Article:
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How To Make Your Own Humidifier For Free

Updated on May 2, 2010

How to make your own humidifier

If you're like me, you hate dry winters and spending money on objects. If you're not like me, you probably are wasting your time reading the rest of this. 

To make your own humidifier at home (I use mine for my bedroom to counteract the dry atmosphere and the central heating system), there are a few simple household items you will need. First off, a working fan. Depending on the type of fan, small box fan, large box fan, tall fan, etc. you will need to adjust your setup. But for the sake of explanation, I'll speak of my setup. I have one of those tall, skinny fans that have a rotating cylinder in the middle with small fins instead of the traditional blades. It rotates like a tornado inside the fan's housing. But enough about the physics, the point is, it's tall and blows. Now, what you do is you get an old but laundered fabric: it can be an old t-shirt, boxers, a hand towel, regular towel ... whatever. Your choice of fabric will be important though, as I will describe soon enough. Just make sure that you do not intend on using this fabric (I'm gonna go with anything mostly cotton as the best kind) for it's regular intended purpose, as will also be explained later. Next, you will need a basin of some sort. I just happen to have a puke bucket that I guess was meant to be sold to be used with a mop. Whatever, that's a good size. Finally, you will need some sort of stand. I use my guitar stand (see picture of orange guitar above) and a coat hanger to hang the fabric on.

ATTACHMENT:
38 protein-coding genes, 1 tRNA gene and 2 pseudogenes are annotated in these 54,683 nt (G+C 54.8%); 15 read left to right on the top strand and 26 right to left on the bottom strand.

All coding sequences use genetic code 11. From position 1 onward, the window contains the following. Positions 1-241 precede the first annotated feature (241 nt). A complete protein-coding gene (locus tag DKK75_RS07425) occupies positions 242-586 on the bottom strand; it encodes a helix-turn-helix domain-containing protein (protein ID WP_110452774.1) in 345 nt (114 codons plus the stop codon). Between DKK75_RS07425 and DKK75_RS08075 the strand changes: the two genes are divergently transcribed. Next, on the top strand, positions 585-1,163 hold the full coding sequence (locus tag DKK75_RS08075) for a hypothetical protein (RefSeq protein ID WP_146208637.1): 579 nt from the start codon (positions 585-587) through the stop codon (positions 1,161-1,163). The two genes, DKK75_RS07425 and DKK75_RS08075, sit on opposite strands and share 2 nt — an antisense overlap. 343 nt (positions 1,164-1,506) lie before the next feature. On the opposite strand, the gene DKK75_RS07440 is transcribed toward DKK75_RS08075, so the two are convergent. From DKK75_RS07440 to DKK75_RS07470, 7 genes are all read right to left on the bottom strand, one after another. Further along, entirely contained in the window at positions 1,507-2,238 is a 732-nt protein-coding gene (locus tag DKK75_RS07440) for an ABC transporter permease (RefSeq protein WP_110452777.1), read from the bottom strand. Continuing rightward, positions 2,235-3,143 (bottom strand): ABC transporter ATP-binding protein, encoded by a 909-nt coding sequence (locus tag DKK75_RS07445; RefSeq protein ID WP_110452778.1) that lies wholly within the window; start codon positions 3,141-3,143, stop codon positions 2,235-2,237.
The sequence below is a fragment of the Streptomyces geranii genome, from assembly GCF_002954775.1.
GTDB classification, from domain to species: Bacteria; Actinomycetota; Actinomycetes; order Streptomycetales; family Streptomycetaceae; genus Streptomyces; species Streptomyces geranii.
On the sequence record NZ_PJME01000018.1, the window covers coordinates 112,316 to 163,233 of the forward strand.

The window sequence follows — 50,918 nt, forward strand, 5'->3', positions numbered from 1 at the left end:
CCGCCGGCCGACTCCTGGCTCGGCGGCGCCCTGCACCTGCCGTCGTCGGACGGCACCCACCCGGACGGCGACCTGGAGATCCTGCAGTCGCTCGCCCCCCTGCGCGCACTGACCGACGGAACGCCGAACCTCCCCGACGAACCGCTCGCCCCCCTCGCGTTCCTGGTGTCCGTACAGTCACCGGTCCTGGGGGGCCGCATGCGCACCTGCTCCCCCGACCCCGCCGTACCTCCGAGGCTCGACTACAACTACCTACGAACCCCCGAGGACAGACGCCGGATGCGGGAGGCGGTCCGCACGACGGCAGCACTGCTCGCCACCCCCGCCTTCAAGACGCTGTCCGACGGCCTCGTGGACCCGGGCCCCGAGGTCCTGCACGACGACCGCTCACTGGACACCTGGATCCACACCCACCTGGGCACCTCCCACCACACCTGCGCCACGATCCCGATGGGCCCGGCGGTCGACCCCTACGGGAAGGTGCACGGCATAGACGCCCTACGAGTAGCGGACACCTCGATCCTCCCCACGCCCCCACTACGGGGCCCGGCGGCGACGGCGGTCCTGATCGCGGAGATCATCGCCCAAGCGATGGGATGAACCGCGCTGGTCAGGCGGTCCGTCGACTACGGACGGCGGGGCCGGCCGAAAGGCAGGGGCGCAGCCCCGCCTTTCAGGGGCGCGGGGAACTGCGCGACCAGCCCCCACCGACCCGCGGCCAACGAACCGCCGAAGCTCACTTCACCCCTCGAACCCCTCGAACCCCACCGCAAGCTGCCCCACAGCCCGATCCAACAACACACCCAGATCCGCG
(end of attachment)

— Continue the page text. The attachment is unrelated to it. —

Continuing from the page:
Now for the setup. The most important thing is to put this in a place where you will not trip over it and knock it over, causing quite a flood. Also, think about where the fan's air is going to be pointing. Some people like the air being blown at them, others don't. Some point it upwardish. You can position your home-made appliance to blow however you want, except directly at a wall if the wall is less than a foot or two away. That will just make your wall perma-wet and probably moldify it. So you've decided on a location and direction for it to blow. Now set up the fan as normal. Next, fill your basin with water. I urge you to not use store-bought water and get it from your tap. Now, as I make my way down from my soap box, you should find your piece of cotton cloth and your hanging apparatus. Hang the cloth anywhere from 6-18 inches from the fan. Then place the basin full of water below the apparatus so that the cloth reaches the bottom of the basin. This is important. Let the cloth soak up water for a while, you'll see the wet line creep higher and higher. It doesn't need to be soaked completely, but it has to be wet beyond the top of the basin in order to work. Now turn the fan on. If you've ever used an indoor clothing hanger to dry your just-washed clothes, you'll understand what's going on...sort of. Basically, the way it works is that you have a wet cloth that is being blow-dried by the fan, and as it is getting dry, it is also wicking up water from the basin, so that as long as the basin has water in it, and the cloth is reaching the bottom of the basin, the cloth will wick up water. That constant "drying" of the cloth means that the liquid from the cloth is being dispersed into the air via evaporation. And thus, humidifying your room.